By Kelly Dearmore
By Jim Schutze
By Rachel Watts
By Lauren Drewes Daniels
By Anna Merlan
By Lee Escobedo
By Alice Laussade
Norah Jones, an unknown for now, came this close to landing a gig on tonight's Late Show with David Letterman and canceling this interview. A guest on the August 27 show had backed out, and Jones' name, unfamiliar to all but those who've heard her play piano and sing in Dallas restaurants and New York City cafés, came up as a possible replacement. It would have been a thrilling opportunity for so young a performer without even a full-length album on her scant discography. Her calling card is a too-short EP, First Sessions, that consists of six songs--demos all, including Jones' bucolic version of "Turn Me On," made famous by Nina Simone--recorded in a day and a half. The waiting game proved for naught: Leona Naess, a Tori Amos sort, got the slot, and so Jones moves to the back of the line for now. "It would have been cool," says the 22-year-old, who sounds over the phone a bit younger. "That would have been really overwhelming. But I'm not disappointed." She giggles.
Besides, explains the graduate of the Booker T. Washington High School for the Performing and Visual Arts, today is already nerve-wracking enough without the added pressure of playing her pop-tinged, country-touched jazz for Letterman. After this interview ends, she will walk into the office of Blue Note Records honcho Bruce Lundvall and play for him, from beginning to end, her first album, which she finished recording only two weeks ago. She is anxious, especially after the second of three recording sessions resulted in material with which Lundvall was less than satisfied. There wasn't anything particularly wrong with the work--indeed, three of the songs recorded in upstate New York likely will land on Jones' Blue Note debut, due early in 2002--but the songs were so far removed from the jazz-standard material that landed her a deal with the venerable label that Lundvall sent her back into the studio to repair and re-record some of the songs. "They weren't as well-received," Jones says, without further explanation.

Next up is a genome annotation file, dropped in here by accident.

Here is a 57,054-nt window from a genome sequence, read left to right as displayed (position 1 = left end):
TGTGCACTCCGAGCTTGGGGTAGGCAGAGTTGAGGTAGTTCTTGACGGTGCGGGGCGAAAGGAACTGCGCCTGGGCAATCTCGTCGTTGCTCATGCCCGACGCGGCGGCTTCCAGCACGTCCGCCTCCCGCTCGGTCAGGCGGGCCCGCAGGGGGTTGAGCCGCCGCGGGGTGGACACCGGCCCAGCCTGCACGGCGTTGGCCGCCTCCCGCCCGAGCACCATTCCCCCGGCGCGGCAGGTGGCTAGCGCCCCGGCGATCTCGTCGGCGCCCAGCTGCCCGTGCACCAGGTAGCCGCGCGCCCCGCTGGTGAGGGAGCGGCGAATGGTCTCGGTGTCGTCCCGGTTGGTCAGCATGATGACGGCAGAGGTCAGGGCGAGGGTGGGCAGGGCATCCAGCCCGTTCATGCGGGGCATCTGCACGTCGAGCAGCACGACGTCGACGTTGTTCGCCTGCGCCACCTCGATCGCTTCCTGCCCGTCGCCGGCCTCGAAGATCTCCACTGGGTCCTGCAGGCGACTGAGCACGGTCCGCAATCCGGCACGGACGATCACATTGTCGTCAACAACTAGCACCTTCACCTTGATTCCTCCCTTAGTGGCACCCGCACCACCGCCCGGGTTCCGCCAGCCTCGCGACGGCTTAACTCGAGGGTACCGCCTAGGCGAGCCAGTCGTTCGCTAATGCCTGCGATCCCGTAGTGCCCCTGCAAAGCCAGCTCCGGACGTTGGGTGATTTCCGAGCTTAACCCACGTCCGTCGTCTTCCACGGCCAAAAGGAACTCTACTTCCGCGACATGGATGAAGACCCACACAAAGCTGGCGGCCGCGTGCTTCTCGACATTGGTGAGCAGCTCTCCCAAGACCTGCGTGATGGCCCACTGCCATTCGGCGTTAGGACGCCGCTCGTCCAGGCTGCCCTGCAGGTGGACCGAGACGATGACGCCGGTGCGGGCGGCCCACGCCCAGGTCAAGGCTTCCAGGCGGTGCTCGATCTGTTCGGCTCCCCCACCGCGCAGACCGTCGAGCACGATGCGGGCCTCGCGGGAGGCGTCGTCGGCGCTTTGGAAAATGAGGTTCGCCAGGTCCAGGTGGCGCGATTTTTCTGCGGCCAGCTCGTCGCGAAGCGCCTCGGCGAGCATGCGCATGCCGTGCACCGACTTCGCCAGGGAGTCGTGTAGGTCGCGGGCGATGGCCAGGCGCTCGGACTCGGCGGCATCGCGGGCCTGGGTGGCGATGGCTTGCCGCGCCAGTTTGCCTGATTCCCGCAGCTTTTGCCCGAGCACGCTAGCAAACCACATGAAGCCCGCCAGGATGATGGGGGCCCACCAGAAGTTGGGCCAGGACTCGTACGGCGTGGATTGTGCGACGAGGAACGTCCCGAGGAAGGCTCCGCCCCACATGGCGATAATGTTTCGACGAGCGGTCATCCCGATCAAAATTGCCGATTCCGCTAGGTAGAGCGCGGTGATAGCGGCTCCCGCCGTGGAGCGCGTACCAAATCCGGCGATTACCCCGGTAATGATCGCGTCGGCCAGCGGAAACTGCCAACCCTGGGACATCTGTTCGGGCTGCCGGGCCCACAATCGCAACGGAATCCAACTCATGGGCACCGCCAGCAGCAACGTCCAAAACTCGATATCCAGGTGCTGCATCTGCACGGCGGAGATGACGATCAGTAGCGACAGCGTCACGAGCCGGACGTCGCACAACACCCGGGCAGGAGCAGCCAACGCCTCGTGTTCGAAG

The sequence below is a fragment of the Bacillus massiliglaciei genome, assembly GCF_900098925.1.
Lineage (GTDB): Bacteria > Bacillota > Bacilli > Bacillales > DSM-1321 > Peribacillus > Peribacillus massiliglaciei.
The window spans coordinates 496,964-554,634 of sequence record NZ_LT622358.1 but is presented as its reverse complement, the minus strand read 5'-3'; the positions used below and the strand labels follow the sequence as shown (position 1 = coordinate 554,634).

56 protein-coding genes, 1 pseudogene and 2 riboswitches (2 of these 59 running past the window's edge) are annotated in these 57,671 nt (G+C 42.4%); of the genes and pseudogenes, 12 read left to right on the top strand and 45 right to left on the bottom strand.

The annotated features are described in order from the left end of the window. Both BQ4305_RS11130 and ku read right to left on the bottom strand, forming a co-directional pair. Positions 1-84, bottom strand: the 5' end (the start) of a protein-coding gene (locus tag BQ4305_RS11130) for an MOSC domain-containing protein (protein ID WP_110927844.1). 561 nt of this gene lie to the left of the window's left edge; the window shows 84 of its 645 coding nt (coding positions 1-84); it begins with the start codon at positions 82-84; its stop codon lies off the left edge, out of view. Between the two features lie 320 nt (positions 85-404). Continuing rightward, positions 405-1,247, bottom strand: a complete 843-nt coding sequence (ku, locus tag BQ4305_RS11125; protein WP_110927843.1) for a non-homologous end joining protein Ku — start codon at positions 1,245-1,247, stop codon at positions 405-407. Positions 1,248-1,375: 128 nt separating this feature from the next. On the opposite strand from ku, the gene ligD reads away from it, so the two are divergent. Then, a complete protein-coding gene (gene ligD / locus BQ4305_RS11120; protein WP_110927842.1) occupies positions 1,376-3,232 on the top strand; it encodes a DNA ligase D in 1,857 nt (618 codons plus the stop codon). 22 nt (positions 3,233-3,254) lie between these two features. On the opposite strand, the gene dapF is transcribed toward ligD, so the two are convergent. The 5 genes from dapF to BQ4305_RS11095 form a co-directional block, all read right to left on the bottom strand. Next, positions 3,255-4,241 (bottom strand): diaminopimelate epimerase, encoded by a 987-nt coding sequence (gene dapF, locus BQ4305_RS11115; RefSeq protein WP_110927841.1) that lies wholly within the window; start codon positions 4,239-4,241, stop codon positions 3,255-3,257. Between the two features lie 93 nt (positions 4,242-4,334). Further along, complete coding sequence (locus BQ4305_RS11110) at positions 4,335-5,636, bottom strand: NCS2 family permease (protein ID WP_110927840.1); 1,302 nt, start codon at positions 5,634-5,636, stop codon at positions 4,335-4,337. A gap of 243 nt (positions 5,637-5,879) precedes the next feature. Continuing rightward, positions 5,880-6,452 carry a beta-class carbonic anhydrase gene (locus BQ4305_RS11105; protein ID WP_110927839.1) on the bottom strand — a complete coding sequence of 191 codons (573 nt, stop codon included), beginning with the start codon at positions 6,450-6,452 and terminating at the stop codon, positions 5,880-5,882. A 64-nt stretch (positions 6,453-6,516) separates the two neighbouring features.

What she does not know at the time of this interview is that Lundvall has already heard her album and fallen deeply in love with it. (After Jones played Lundvall her album, suffering through with nerves taut as piano wire, he admitted he already heard the disc. He says she didn't seem too upset.) Lundvall had gotten a copy on August 24 and listened to it on his 40-minute drive from his Manhattan office to his New Jersey home. Then he sat in his driveway at 2 a.m. and played it again.
"I was in tears, or I was yelling out in joy," says the 40-year veteran of the music business. "When you catch the magic of someone that really does have a fresh and original approach to what they do, it's the most exhilarating thing to those of us on the sidelines. Too often you hear something disappointing or just good, but when you hear something naturally great, it makes everything you do seem worthwhile. That's how I feel about Norah."
Lundvall will, on occasion, excuse his effusive praise as the breathless comments of hype; such is the nature of his job, to transform the unknown commodity into this year's latest and greatest. But his sentiments are not without merit: Jones plays piano with the feather-light touch of Bill Evans and sings with the disarming vulnerability of a child being recorded without her knowledge. Hers is a voice that bears a hint of Phoebe Snow's warmth and Sarah Vaughan's sadness, but it is no more derivative than a breathtaking sunset. And her music--most of it written by Jones, guitarist Jesse Harris (who released an album under the moniker Once Blue in 1995) and bassist Lee Alexander--is unbound by generic classifications; it's as much folk as it is pop, as much country as it is jazz. "You can take the girl out of Texas," Jones says of her music, "but you can't take the Texas out of the girl."
For now, at least, her story is that rare music-industry fairy tale with the happy ending. By all rights, she should be struggling on the local music scene, scraping loose change out of tip jars or fighting for gigs at one of this city's handful of jazz clubs. She should have just graduated from the University of North Texas with her degree in jazz piano. She should be anywhere but in New York, waiting for the release of the album Lundvall insists will vault her into a league with such performers as Cassandra Wilson, Holly Cole and Diane Krall--keepers of the torch song, the rare jazz singers familiar to a pop audience.
"It's been a little overwhelming," she says, then adds, "but not really."
Jones was born in New York and raised by her mother, a nurse with wanderlust who took her little girl to Grapevine when she was 4, moved her to Alaska for a little while "on a whim," then resettled in Dallas when her mother decided it was best if her little girl attended Arts Magnet. Norah had always played piano, been in the marching band with an alto sax and sang in church and school choirs.